I have been a working mom for over six years. The moment my first child was born I had a full-time job as a "Mother." I have worked outside of the home and from home, all on top of that full-time job of mothering. Being at work or at home comes down to a basic equation of the ratio between inputs to output. A good productivity ratio will contribute to the work-life balance that you crave. To keep this post manageable I will focus on productivity at home vs. productivity at work. I believe if you are productive at home with time and energy to spare, it will spill over to your productivity at work as well.
In the world of running a household, inputs are what you put into your work, namely the time, energy, and resources/money. Output is your results, that is to say, the value or quality of your work. On top of that ratio is the outcome: how you feel when the day is done.
Over the past few months I have been studying about psychological assessments. As I thought about how to increase productivity, I realized that all problem solving begins with identifying potential issues. I have created an informal, non-standardized assessment to help you become aware of your productivity issues.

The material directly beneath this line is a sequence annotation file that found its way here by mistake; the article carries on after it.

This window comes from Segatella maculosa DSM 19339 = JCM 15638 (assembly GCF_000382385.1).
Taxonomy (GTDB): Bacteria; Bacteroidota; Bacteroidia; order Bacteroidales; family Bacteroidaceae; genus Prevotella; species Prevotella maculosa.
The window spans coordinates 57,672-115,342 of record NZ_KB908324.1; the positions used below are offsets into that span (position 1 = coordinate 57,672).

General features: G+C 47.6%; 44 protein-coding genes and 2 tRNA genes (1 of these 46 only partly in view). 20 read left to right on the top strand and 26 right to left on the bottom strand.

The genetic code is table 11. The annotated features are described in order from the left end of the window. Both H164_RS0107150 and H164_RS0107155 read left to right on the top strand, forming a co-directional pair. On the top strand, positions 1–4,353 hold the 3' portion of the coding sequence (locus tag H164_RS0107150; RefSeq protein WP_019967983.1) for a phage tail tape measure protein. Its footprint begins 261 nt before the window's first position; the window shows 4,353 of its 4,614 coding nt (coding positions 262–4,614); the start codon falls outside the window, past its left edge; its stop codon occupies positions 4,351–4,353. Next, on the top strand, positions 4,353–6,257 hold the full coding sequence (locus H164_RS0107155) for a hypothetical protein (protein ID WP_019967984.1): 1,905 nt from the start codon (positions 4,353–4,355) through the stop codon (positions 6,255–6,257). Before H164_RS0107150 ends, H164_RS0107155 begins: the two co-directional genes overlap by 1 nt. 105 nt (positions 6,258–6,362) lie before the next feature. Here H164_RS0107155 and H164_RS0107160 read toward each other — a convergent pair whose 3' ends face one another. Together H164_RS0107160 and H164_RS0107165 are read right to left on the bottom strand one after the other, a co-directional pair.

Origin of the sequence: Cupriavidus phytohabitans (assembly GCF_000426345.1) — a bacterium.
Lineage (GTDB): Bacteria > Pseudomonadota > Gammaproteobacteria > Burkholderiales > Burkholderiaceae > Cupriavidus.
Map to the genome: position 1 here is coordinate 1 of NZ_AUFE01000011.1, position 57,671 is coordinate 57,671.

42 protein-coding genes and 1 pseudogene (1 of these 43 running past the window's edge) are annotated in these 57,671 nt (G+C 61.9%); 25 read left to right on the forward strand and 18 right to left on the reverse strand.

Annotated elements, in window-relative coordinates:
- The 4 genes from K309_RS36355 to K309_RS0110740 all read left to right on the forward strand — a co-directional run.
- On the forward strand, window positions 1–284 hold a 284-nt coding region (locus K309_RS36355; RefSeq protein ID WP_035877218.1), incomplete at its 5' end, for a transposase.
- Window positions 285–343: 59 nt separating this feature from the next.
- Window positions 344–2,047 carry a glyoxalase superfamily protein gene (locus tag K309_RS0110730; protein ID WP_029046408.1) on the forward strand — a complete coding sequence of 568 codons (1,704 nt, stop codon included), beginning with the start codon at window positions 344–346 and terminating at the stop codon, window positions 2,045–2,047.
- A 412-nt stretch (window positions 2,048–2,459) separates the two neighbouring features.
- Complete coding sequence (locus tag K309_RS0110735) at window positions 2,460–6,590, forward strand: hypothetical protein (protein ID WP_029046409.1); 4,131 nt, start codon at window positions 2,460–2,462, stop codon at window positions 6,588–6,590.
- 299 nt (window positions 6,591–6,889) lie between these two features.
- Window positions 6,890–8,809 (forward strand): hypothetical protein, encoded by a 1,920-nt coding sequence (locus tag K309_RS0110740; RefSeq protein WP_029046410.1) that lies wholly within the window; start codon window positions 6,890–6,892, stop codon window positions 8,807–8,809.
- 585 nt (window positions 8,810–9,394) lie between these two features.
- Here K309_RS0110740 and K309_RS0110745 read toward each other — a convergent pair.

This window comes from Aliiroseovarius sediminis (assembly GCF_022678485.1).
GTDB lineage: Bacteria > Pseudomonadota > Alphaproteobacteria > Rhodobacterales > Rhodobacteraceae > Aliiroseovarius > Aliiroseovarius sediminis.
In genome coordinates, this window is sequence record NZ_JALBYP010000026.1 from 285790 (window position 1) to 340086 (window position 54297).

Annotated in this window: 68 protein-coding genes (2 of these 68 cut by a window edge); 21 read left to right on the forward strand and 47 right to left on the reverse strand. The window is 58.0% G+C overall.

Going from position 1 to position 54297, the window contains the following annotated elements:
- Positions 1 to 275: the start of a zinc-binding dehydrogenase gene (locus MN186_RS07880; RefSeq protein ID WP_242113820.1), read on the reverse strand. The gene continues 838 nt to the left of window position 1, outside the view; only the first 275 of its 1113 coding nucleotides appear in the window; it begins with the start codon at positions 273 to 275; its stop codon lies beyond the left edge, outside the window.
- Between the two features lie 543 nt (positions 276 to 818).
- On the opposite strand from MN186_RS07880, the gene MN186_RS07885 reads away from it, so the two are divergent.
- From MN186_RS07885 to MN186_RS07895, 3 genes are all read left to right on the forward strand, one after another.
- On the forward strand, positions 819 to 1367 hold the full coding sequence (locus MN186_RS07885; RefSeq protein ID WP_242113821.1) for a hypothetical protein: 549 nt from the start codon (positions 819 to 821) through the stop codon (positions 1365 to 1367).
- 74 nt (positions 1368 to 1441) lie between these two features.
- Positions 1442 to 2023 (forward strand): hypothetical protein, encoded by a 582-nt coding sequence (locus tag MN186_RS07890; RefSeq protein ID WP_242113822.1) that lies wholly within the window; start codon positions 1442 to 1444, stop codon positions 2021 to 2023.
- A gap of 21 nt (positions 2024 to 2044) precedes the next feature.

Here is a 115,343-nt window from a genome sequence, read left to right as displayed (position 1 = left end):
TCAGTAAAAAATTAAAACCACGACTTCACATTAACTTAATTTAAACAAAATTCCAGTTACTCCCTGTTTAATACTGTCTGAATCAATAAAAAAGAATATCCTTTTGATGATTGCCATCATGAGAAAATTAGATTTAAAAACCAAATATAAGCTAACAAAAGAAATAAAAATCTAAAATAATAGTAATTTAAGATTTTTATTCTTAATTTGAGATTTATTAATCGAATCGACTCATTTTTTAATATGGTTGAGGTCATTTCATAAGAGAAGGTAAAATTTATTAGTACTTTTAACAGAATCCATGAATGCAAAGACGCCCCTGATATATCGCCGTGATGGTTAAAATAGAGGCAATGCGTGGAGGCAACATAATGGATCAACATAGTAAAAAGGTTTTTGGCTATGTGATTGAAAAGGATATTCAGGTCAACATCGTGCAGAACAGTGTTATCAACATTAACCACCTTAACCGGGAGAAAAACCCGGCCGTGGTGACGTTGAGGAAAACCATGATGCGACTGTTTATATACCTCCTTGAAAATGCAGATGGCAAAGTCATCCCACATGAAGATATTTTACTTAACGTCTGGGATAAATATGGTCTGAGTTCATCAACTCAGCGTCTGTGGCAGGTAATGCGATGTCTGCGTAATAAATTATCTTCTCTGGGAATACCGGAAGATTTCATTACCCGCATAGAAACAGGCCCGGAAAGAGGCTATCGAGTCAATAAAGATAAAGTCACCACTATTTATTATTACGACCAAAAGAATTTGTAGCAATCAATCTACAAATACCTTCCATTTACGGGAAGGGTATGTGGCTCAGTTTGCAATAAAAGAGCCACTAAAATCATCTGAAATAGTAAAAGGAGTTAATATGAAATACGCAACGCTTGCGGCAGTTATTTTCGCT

Step 1: Make a List
Write down all the responsibilities and tasks that take up your time on a lined piece of paper. It may look something like:
- grocery shopping
- talking the kids to school
- volunteering in the community
- helping the kids with homework
- watching TV
- yard work
- walking the dog
Rate yourself on how well you are doing at staying on top of these areas by writing beside each item whether you are: doing very well, getting by, or not keeping up. Don't get hung up on my terms; just rate yourself however you are comfortable.